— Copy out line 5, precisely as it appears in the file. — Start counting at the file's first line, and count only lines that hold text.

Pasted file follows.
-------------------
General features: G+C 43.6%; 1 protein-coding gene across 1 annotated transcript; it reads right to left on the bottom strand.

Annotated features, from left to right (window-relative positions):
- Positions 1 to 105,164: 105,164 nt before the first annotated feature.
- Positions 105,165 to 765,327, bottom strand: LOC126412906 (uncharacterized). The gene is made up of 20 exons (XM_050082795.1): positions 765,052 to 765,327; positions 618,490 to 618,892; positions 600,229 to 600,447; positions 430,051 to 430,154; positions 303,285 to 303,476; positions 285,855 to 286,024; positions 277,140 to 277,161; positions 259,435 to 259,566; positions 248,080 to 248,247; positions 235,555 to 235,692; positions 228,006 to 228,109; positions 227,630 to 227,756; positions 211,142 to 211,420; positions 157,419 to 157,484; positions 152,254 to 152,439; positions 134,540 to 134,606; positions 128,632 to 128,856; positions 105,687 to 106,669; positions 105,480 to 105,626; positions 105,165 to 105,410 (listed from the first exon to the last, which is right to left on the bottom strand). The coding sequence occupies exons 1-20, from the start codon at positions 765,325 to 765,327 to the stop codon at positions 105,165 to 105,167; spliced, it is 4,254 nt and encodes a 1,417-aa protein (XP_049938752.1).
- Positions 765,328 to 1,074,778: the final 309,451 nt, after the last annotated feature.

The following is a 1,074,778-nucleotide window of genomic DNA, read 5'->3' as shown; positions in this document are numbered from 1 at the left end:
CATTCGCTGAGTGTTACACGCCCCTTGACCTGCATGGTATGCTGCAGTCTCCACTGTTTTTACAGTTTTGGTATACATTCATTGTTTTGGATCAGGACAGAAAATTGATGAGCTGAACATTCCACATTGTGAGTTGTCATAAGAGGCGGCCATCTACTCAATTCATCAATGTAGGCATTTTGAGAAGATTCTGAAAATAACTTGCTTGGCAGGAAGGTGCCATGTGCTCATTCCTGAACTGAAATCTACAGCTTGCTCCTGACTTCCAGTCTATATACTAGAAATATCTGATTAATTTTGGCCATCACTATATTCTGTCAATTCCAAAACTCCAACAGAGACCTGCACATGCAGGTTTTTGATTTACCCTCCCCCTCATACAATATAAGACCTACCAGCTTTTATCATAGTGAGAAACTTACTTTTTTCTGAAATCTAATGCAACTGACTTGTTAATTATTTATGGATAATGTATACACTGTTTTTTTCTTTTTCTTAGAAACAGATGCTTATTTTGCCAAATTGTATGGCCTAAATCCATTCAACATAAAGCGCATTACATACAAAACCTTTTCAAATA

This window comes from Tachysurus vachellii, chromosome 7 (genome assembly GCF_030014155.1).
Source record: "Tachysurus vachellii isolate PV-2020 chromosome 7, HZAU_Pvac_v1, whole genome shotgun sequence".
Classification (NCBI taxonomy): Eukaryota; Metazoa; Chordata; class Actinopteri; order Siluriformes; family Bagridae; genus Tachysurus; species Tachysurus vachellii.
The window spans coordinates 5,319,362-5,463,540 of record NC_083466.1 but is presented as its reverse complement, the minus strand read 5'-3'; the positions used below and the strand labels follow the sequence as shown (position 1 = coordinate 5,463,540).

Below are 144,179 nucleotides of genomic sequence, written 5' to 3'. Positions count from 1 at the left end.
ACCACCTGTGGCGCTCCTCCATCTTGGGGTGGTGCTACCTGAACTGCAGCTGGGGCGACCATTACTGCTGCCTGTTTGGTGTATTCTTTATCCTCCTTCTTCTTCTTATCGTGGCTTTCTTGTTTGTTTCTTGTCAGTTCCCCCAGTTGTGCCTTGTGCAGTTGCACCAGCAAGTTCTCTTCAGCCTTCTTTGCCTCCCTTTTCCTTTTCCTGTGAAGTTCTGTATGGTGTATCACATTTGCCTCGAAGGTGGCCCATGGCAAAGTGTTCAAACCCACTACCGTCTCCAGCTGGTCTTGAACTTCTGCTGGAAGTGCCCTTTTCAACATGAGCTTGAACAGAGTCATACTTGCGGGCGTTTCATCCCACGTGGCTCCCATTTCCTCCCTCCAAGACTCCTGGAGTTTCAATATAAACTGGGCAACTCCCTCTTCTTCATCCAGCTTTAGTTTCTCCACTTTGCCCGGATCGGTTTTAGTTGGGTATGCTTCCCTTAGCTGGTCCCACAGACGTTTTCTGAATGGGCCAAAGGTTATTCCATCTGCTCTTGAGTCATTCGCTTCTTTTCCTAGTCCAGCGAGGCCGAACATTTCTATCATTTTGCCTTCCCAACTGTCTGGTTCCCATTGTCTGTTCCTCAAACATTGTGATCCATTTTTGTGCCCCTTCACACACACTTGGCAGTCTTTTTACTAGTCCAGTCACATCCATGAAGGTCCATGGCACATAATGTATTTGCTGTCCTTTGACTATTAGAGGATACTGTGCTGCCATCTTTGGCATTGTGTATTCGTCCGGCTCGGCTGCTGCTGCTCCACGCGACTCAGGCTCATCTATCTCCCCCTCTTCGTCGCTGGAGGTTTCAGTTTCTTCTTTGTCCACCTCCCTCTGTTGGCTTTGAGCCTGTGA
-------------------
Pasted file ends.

- Positions 765,328 to 1,074,778: the final 309,451 nt, after the last annotated feature.